Verdict Research is the leading authority on retailing. The firm has privileged access, at the highest level, to key executives working within the top 200 retailers. Its research and publications provide executives working in a wide range of business sectors - retailing, manufacturing, advertising, marketing, professional services, property, finance and the media - with unrivalled independent analysis of the retail sectors, key trends driving each, insight into the major players and forecasts. Verdict Research ( is a wholly owned subsidiary of Datamonitor.


Christmas 2011 UK retail trends by sector

Food & grocery

  • Online sales will be a key channel for seasonal sales growth and innovation will be crucial in gaining market share (20.9% total sales). However, UK shoppers are wary of another year of heavy snowfall, with many consumers going online to browse before heading to stores to purchase items.
  • Grocers are embroiled in heavily publicised price-focused marketing campaigns and private label ranges have gained greater credibility with shoppers wanting to trade down.

Health & beauty

  • This will be one of the more robust sectors in 2011 due to relatively low selling prices and a strong focus on offering a wide range of products for gifting. In particular, perfumes are always a strong festive gift with late November/early December being the peak purchasing period.

Clothing & footwear

  • Clothing & footwear is expected to fare slightly better than other sectors this Christmas as they make affordable gifts compared to other larger big ticket items. Lifestyle and premium brands are expected to perform well with the in-store experience, brand perception and quality credentials helping customers to justify higher spend.


  •  Small consumer electronics will give the sector a welcome boost but an increase of 3.5% in volume will not be enough to drive positive growth in 2011 because this is one sector that is still deflationary. Online specialists should perform well with their competitive prices and varied delivery options providing shoppers with a far more convenient mode of shopping.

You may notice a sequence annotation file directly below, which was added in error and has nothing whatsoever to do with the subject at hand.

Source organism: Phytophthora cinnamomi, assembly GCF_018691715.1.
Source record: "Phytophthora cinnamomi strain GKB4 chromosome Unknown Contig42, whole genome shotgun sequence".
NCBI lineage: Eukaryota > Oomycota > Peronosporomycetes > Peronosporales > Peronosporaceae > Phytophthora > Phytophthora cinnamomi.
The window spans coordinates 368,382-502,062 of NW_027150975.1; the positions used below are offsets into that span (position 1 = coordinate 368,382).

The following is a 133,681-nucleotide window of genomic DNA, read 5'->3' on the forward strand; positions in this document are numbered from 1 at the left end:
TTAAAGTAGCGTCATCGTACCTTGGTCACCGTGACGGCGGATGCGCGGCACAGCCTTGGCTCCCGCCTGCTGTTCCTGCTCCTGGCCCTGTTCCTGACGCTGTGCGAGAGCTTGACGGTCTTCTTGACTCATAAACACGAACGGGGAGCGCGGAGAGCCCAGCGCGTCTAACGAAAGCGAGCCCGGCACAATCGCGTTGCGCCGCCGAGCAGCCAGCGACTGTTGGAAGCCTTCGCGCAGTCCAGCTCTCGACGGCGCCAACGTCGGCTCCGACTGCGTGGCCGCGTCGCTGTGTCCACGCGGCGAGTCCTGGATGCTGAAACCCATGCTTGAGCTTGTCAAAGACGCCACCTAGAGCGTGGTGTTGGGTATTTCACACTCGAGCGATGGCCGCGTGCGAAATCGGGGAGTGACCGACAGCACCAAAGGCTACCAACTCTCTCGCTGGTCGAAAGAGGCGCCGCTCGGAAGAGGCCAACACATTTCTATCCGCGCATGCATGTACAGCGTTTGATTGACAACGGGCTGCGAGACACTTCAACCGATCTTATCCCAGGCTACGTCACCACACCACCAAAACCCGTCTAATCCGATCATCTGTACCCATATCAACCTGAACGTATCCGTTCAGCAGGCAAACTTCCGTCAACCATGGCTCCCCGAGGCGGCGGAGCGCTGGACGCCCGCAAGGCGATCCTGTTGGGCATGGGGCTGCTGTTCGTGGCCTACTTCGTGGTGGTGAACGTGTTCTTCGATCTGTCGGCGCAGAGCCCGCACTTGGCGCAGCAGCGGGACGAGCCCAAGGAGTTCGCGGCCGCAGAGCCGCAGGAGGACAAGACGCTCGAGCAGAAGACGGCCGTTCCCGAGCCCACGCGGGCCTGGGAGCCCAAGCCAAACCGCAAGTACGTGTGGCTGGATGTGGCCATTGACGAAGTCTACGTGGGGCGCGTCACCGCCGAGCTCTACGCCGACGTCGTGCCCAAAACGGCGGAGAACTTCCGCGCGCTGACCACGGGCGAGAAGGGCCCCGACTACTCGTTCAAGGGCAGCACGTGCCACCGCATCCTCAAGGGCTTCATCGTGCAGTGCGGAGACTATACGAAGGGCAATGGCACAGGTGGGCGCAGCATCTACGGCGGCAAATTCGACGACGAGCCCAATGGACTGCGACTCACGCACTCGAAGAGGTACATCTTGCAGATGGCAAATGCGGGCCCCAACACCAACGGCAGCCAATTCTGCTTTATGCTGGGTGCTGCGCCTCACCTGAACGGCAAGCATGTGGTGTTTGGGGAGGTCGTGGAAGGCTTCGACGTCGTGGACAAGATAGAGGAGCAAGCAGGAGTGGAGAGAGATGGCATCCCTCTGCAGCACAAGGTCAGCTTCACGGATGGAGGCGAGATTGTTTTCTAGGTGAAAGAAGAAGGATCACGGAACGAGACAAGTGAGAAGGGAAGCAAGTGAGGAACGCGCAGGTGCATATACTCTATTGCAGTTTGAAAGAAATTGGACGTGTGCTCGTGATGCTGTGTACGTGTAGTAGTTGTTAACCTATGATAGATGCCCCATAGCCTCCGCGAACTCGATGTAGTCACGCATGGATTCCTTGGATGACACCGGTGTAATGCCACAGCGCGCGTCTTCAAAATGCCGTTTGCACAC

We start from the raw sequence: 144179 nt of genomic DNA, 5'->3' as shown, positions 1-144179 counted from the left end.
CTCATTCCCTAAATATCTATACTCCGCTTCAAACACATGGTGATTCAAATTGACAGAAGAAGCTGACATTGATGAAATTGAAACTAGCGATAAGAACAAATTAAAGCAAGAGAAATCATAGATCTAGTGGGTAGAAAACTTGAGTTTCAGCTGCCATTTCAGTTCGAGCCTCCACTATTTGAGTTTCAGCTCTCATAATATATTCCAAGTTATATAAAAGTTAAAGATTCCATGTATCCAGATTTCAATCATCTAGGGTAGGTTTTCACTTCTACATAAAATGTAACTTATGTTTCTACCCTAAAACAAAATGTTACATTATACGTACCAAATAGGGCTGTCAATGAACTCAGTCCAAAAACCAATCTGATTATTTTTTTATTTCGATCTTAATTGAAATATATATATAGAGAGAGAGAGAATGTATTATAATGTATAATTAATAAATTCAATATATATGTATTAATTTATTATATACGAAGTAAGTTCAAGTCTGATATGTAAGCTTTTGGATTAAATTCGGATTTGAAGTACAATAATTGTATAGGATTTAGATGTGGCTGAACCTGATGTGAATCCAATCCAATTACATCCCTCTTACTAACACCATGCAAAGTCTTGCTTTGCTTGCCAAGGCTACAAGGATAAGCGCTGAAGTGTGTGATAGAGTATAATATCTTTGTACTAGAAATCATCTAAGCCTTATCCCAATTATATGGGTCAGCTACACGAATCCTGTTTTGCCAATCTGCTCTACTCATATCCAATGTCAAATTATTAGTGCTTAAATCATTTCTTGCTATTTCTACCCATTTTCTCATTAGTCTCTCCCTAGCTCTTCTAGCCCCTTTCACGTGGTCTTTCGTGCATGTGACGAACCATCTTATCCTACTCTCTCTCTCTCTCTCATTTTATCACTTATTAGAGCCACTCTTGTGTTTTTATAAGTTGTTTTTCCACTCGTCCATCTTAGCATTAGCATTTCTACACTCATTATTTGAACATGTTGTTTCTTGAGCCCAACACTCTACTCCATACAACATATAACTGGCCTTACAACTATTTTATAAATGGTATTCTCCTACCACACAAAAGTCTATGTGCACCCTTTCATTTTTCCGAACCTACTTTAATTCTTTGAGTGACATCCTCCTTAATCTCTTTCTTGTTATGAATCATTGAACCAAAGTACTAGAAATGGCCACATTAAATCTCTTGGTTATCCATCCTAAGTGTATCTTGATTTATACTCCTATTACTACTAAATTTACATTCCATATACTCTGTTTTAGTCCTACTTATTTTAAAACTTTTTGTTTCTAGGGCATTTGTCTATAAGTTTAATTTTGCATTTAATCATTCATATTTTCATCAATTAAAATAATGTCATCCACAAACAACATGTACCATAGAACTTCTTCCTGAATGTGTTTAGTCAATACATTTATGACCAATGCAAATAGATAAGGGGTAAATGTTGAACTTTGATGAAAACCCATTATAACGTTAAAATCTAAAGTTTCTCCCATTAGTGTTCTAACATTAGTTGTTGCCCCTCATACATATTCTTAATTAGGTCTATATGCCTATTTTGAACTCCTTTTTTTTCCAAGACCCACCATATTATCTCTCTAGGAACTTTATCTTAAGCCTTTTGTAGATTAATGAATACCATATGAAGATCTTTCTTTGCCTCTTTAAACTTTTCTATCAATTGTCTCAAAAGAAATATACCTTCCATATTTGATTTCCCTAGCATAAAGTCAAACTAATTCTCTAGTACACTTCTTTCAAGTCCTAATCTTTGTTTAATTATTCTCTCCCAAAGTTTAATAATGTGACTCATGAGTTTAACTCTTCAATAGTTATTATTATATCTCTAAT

• Post Christmas, market volumes will rise as consumers take advantage of sales but like-for-like comparisons are likely to be poor as many consumers bought big ticket items last year in anticipation of the VAT increase in January this year.

Books, music & video

  • These products will struggle this Christmas as demand for physical music and video products continue to drop off and more consumers take to tablets, e-readers and downloading. Price competition from online suppliers and grocers will continue to squeezes margins. Digital content does not fare well as a Christmas gift, while video games will not perform well because no new hardware and consoles have been launched in have been released in the second half of 2011.

Furniture & floor coverings

  • This sector will decline by 5% in Q4 2011 as most shoppers made big ticket purchases last year in anticipation of the VAT increase in January and are wary of spending in the current climate.


  • Gifting will be the key driver of growth over the Christmas period but big ticket categories will continue to suffer. Retailers will need to be aware of consumer demand for decorations peaking in mid-November (12th – 21st November) and optimise prices to reflect this demand.

DIY & Gardening

  •  This is the worst hit sector with a 6.3% drop in expenditure on Q4 last year. The link to the housing market is the key factor behind its difficulties as consumers are reluctant to spend on big projects due to concerns with employment, household expenses and debt. Unless visiting for specific DIY purposes such as Christmas trees, consumers are unlikely to frequent these shops with the aim of purchasing Christmas gifts. As a result, it is more crucial for this sector than any other to closely monitor customer spending patterns and maximise sales opportunities during peak periods.


About SAS

SAS is the leader in business analytics software and services, and the largest independent vendor in the business intelligence market. Through innovative solutions delivered within an integrated framework, SAS helps customers at more than 50,000 sites improve performance and deliver value by making better decisions faster. Since 1976 SAS has been giving customers around the world The Power to Know® .

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Infographic illustrating results from the SAS/Verdict Research report: “How Britain will Shop for Christmas 2011”